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Old 05-12-2013, 03:14 PM   #164
stuntheavy OP
Gnarly Adventurer
Joined: Jan 2013
Location: Tejas
Oddometer: 154
A rather bland update for day 6 & 7. Admittedly, I've been quite lazy, and enjoying not having to be anywhere, or do anything at a particular time.

Day 6:

I decided to stay two more nights at the Deals Gap Resort. At 12$ a night, I feel thats a fair price for hot water, and a good show of bikes to keep my interest. I broke my back while stunt riding when I was 17, and a hot shower first thing in the morning is nearly priceless to me.

I spent most of the morning in the lodge occupying a table and trying to get my money's worth of my 2$ cup for orange juice. I must have drank a gallon of it while I cut and tapped and rolled three 4 states worth of TAT rollcharts. By about state 3 I must have had 5 people come over and ask me what just what in the hell I was doing. I must have looked a bit out of place doing something that looks akin to a mixture of paper mache` and arts and crafts. In between the tatted up harley guys, their leathered women, and the sportbike guys walking around like hunchbacks with their one-piece leathers with speedhumps I worked away, cutting and taping, cutting and taping.

Around noon I decided to make another run up the Dragon. I am, afterall, here for a reason. Even on knobbies, it can still be fun. Out of curiosity, I set the GPS, and went for it. Leaving the resort, and getting to the TN line, hopping off to check the tire, and then an all out sprint back to the lodge, I made an average time of 43.1mph. I have no idea if that's slow (or rather, how slow it when compared to anything). All I know is I had my hands full, with the knobbies slipping and sliding under me.

When cold, the Kenda Trakmaster front tire is pretty predictable. As it gets overheated, it becomes greasy, and you can feel the individual knobs bite and then lose traction as you ask more and more of them under heavy braking. The rear is alot more predictable: hot or cold, expect to slide. It likes to step out under heavy decel, and if you're leaned over when rolling back into it, point a knee, and stay steady on the throttle. It'll kick out, but it's as predictable as can be, and will hang out there just fine.

You haven't experience butt-puckery until you are plunging down the side of a mountain (hill?), into a decreasing radius turn, only to experience something I questioned was even possible, especially on knobbies: Brake fade on a 280mm rotor. It's kinda like grabbing a fist full of over-ripe bananas, and has about the same affect. You know what should happen. You know what you expected. And you know what is happening is probably not a good thing. I won't say it was skill, because it was anything but that. However, a two wheel drift on dry pavement on a motorcycle is probably the most bizzare feeling I have experienced. For a few turns after that, I begin questioning what kind of fool brings an enduro to the Dragon.

I ran into town. Admittedly, I was having a bit of electronic withdrawals. I am, afterall, from a generation where most of my relationships with others are connected, one way or another, through technology of one sort. I plop down in the local Mickey D's, and waste an hour or three.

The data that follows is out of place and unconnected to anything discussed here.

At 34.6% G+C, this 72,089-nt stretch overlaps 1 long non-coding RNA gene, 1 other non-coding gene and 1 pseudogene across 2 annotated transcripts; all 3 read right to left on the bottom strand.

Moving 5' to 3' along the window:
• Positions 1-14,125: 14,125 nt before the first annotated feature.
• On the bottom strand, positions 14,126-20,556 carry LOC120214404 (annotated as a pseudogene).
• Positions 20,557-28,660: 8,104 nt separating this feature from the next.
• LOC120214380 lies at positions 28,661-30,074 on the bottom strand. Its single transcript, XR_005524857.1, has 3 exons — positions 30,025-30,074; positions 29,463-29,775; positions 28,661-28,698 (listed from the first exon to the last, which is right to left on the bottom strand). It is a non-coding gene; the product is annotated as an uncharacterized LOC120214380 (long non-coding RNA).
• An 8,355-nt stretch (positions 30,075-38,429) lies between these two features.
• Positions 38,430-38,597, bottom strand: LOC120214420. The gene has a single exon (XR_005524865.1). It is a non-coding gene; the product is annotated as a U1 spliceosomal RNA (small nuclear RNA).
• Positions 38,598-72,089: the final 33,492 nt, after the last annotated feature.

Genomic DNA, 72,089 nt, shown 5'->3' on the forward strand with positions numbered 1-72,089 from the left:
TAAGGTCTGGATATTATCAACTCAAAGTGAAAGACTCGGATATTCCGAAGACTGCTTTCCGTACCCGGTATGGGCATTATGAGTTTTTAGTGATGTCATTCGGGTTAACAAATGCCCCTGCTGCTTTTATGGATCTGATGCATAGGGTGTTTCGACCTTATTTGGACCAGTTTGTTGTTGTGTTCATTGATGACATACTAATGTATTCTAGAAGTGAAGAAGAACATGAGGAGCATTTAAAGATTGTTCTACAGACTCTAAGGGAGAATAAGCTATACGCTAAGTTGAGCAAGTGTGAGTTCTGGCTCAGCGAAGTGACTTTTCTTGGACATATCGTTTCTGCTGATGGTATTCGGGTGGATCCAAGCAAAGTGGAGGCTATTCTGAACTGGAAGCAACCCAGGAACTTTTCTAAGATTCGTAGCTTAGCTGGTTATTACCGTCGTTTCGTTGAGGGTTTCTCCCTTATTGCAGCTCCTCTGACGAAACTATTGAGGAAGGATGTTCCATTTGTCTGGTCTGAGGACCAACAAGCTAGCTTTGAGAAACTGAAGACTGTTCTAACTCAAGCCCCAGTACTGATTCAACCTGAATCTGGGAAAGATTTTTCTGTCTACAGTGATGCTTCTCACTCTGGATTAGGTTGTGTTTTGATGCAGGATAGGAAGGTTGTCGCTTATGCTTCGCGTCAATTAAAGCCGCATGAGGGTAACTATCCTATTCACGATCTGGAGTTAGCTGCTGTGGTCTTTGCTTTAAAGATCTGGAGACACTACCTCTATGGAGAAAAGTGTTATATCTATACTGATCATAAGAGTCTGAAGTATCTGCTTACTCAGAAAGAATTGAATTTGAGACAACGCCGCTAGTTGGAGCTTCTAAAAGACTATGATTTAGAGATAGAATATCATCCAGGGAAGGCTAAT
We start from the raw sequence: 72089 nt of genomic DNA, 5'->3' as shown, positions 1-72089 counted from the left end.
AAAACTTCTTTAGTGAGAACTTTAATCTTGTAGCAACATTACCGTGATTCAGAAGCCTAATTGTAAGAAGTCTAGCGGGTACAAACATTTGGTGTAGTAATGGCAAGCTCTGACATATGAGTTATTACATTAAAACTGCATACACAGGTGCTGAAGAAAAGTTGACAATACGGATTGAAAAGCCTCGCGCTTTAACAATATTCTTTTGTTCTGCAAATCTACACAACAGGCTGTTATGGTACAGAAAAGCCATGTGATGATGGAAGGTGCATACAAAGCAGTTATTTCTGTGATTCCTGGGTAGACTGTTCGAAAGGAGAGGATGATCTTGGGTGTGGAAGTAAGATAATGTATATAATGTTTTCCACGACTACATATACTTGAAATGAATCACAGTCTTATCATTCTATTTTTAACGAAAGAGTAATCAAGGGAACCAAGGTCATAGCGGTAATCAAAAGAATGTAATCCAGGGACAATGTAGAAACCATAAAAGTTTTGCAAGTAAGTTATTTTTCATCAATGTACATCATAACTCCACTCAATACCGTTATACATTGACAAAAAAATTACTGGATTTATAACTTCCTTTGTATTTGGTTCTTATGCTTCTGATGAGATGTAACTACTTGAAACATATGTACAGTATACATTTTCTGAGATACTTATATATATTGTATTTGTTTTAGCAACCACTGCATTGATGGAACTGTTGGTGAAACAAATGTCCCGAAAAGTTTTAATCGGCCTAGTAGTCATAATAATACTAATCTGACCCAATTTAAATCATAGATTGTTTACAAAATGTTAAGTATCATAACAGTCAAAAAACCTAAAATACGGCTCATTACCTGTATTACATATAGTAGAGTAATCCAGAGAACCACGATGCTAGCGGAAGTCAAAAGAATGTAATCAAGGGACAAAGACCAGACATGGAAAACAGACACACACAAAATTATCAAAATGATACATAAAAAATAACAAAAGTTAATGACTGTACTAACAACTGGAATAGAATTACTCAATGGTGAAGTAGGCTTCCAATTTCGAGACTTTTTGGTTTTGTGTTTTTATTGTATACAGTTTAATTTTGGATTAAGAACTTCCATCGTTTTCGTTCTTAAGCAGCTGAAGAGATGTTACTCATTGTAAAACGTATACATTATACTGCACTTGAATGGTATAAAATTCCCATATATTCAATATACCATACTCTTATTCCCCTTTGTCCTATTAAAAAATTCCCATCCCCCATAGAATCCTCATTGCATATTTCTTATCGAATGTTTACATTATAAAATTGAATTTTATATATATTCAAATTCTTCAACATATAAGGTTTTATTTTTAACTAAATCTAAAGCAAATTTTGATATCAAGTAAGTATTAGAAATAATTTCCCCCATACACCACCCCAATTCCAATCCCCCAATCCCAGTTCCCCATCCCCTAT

It begins to rain, light at first, and then an all out downpour. I wait, and wait, hoping it'll lighten up. Finally it does, to a drizzle and I decide to make a run for it. When I open my pannier I learn two things. They are infact, waterproof. Secondly, if you are a buffoon, and do not roll them properly, they are waterproof, from the inside out. Great, now i have two inches of water to put my netbook in. I guess my drybag will get a test.

I nearly make it to the Resort, and it begins pouring again. I make a run for it, and begin passing cars and bikes alike, on any straightaway I can. I don't know what happened, or where all the dang water came from, but about 250yards from the resort, something shifted in my gear. It felt as though someone had just dumped a 5 gallon jug of icewater onto my lap. Refreshing may not be the correct word. Attention-grabbing is more like it.

I also learned my First Gear Kilimanjaro jacket is also not waterproof. Oh, and neither are my Alpinestars. Fantastic.

Screw it, I'm already soaked, lets make this a real sh*t show. I click down a gear and roll into it, passing the resort, and head on out on the Dragon. I kick the heated grips on high. When I say heated grips, I should say heated GRIP. I skimped here to stay on budget. Went with a no-name brand from RMATV, and what I ended up with is a right side grip that will blister your hand, and a left side grip that is slightly warmer than absolute zero. Anyway, at least the throttle hand is toasty.

The Dragon is a blast in the rain! I find the bike slides MUCH easier, as to be expected. I've completely abandoned the leg-out technique. The knee-out approach works better for me. It takes alot more energy to get my butt off the seat, and move side to side, but it makes the slides alot more predictable. I'm enjoying this run more than the ones in the dry. I begin passing pirate ships left and right, and a few 4 wheeled vehicles as well. I come upon a group of 5 or 6 sportbikes, and make short work of them, which puts a smile on my face. Maybe it's the competitive jerk in me, but I will never tire of running down sportbikes, especially those in full-leathers, on an enduro.